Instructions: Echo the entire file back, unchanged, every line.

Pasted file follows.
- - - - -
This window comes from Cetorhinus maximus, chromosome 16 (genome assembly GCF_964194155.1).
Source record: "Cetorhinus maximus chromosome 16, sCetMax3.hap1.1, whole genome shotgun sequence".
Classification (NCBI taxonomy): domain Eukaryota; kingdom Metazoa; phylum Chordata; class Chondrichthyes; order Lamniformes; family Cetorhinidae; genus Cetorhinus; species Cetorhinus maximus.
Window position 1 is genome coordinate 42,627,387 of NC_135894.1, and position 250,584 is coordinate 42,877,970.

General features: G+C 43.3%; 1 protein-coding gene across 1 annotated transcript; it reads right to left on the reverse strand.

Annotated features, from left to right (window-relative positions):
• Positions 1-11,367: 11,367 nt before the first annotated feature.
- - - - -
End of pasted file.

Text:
This window comes from Cetorhinus maximus, chromosome 16 (genome assembly GCF_964194155.1).
Source record: "Cetorhinus maximus chromosome 16, sCetMax3.hap1.1, whole genome shotgun sequence".
Classification (NCBI taxonomy): domain Eukaryota; kingdom Metazoa; phylum Chordata; class Chondrichthyes; order Lamniformes; family Cetorhinidae; genus Cetorhinus; species Cetorhinus maximus.
Window position 1 is genome coordinate 42,627,387 of NC_135894.1, and position 250,584 is coordinate 42,877,970.

General features: G+C 43.3%; 1 protein-coding gene across 1 annotated transcript; it reads right to left on the reverse strand.

Annotated features, from left to right (window-relative positions):
• Positions 1-11,367: 11,367 nt before the first annotated feature.